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Italian cheese, sold in the US, made in India

Shoppers in American supermarkets may not know, but there is a big chance that the Italian cheese they put in their trolleys will be Indian made.

Written by Antooncox | Paonta Sahib |
January 13, 2008 12:25:47 am

Shoppers in American supermarkets may not know, but there is a big chance that the Italian cheese they put in their trolleys will be Indian made.

The story begins in Paonta Sahib, Himachal Pradesh where Man Mohan Malik set up Himalya International Limited in 1995 to export vegetables.

The idea of cheese struck Malik, chairman and managing director of the company, now a major supplier of breaded mushrooms and baby potatoes to the US, many years later at a food exhibition in Germany.

Says Malik: “I saw an Italian stall promoting water-buffalo-milk-cheese as a delicacy. Once I saw that the water buffaloes on the promo pictures were just the same as the ordinary Indian buffaloes (70 per cent of the world’s buffalo population lives in India), I knew what I had to do. I visited almost every mozzarella plant in Italy and absorbed everything I saw… ”

Back in India, Malik started producing mozzarella cheese, but things weren’t so easy because he wasn’t familiar with Italian cheese. That was when Raffaele Cioffi came into the picture.

Malik contacted Cioffi, a fifth-generation cheese-maker from the coast of Sorrento who had been a consultant for cheese producers in Bulgaria and Russia, and invited him to Paonta Sahib.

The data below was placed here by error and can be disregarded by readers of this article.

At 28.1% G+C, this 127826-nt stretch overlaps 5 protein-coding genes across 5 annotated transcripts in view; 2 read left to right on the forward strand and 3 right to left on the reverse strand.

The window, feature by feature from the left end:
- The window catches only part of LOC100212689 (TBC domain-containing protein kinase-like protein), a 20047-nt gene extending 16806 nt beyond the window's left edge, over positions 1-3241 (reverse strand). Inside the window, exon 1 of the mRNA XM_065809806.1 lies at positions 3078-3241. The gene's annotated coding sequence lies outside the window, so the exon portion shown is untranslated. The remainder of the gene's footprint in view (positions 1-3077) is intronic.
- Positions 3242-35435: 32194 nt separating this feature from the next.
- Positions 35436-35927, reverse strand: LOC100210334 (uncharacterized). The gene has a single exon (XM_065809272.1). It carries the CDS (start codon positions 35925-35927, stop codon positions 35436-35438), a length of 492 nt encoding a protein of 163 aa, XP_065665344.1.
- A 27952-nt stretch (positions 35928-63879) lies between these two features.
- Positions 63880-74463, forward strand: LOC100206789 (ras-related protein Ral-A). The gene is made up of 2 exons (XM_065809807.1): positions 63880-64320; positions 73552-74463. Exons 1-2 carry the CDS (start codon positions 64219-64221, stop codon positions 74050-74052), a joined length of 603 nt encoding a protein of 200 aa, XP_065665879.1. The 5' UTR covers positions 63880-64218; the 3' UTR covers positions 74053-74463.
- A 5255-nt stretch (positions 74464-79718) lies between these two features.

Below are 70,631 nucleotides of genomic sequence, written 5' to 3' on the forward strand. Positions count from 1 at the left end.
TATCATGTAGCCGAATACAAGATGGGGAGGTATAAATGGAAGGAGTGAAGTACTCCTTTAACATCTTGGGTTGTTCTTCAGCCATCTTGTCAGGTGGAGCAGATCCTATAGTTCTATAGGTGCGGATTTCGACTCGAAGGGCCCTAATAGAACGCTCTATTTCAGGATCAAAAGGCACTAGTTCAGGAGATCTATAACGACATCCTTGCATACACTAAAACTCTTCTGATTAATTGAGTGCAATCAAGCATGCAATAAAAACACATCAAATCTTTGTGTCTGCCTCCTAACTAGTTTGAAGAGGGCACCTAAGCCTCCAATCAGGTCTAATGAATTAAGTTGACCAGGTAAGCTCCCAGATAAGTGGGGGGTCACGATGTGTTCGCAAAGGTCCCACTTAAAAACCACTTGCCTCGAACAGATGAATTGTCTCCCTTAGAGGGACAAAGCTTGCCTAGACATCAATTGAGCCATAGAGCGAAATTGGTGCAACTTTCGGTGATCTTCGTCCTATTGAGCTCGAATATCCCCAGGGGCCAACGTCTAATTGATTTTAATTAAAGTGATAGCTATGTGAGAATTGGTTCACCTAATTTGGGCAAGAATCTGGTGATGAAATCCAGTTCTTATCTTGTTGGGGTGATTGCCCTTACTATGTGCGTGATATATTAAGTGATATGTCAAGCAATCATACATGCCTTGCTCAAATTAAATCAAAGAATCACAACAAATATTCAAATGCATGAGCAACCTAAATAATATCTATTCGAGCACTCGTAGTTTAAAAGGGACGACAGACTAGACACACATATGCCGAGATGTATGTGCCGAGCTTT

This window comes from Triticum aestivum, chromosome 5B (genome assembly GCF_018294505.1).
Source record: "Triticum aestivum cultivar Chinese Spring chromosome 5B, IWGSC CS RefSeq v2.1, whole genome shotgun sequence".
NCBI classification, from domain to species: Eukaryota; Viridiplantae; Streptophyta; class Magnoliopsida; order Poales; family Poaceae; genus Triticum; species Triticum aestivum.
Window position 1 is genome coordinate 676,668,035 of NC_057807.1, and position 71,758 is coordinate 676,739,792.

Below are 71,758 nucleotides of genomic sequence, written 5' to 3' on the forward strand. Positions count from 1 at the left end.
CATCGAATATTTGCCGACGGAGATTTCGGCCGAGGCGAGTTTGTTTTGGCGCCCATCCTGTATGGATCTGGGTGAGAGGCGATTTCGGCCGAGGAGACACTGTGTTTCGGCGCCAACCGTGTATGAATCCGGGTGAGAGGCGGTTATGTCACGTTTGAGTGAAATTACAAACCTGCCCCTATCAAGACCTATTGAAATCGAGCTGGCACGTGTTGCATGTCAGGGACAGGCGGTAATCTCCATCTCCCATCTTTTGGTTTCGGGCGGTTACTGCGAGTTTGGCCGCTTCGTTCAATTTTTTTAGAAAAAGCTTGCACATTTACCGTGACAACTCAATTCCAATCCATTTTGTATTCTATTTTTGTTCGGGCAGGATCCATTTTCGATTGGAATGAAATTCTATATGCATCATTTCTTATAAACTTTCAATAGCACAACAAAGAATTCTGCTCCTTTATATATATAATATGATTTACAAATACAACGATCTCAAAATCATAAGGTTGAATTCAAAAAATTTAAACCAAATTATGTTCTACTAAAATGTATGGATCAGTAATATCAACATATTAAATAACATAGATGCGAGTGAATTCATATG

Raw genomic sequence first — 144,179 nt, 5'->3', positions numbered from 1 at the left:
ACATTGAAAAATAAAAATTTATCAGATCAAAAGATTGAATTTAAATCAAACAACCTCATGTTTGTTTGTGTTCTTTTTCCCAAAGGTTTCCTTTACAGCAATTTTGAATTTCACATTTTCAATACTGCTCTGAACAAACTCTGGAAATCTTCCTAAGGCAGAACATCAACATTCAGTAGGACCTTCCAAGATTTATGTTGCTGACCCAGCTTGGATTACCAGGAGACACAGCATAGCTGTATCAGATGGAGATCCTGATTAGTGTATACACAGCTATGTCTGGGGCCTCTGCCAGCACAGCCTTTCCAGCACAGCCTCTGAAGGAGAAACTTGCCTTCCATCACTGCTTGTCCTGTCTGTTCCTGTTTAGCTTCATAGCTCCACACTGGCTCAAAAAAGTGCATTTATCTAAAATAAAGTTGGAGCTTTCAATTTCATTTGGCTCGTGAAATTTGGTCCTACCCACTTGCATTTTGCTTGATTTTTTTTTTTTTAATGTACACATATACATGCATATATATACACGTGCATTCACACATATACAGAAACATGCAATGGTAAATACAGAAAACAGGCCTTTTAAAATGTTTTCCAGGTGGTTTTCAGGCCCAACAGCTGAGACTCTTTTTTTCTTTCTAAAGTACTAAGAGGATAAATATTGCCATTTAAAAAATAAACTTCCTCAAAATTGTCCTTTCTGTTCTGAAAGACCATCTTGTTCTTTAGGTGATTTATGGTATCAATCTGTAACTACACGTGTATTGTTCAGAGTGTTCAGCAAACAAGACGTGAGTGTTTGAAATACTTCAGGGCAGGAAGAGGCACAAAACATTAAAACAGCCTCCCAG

In the beginning, the American customers complained that the buffalo cheese was contaminated with cow milk. “This is because in India milk is just milk, whether it comes from a buffalo or from a cow,” says Malik.

Malik ordered special equipment from Germany to trace impurities, and asked Cioffi to oversee the entire process from milking the buffaloes to crafting the cheese. He says: “Raffaele and I started to monitor the farmers. We gave them exclusive contracts on the condition that they would not mix the milk. In the 50 farms we have contracted, we have our own staff to explain to the farmers the hygienic procedures in order to meet our US client’s requirements.”

Adds Raffaele: “Now everybody knows that they have to wash their hands before milking or processing the cheese. They learn very quickly. We have worked hard to combine Italian expertise with Indian ingenuity.”

How smooth was the Italian’s move to Himachal? “In the beginning we had to communicate by computer, by means of a translation programme, because we couldn’t speak each other’s language. Our mails were always translated. Now he has taught me English and the business is going great,” says Cioffi. He is not into spices yet and cooks an occasional Italian meal for his colleagues.

Their cheese plant, which went operational in March 2006, has the capacity to produce 68 lakh kg a year of specialty mozzarella cheese. The company, listed on the BSE, has registered a 91.27 per cent growth in net profits to Rs 2.5 crore for the quarter ended September 2007.

In the USA, their collaborators are Winsconsin-based Artignale Italiano and their cheeses are being used by fine dinning restaurants. They will soon be introduced in club stores like Costco and Traders Joe.

The next step is launching Italian frozen cheeses in the Indian market. The company has tied up with Reliance to retail its cheese in India under the brand name Bufalabella. “Within the next three years, we expect a Rs 100-crore turnover from the domestic market. This year we expect Rs 35-crore-plus from our Indian operations. We target the young Indians with high disposable incomes,” says Malik.

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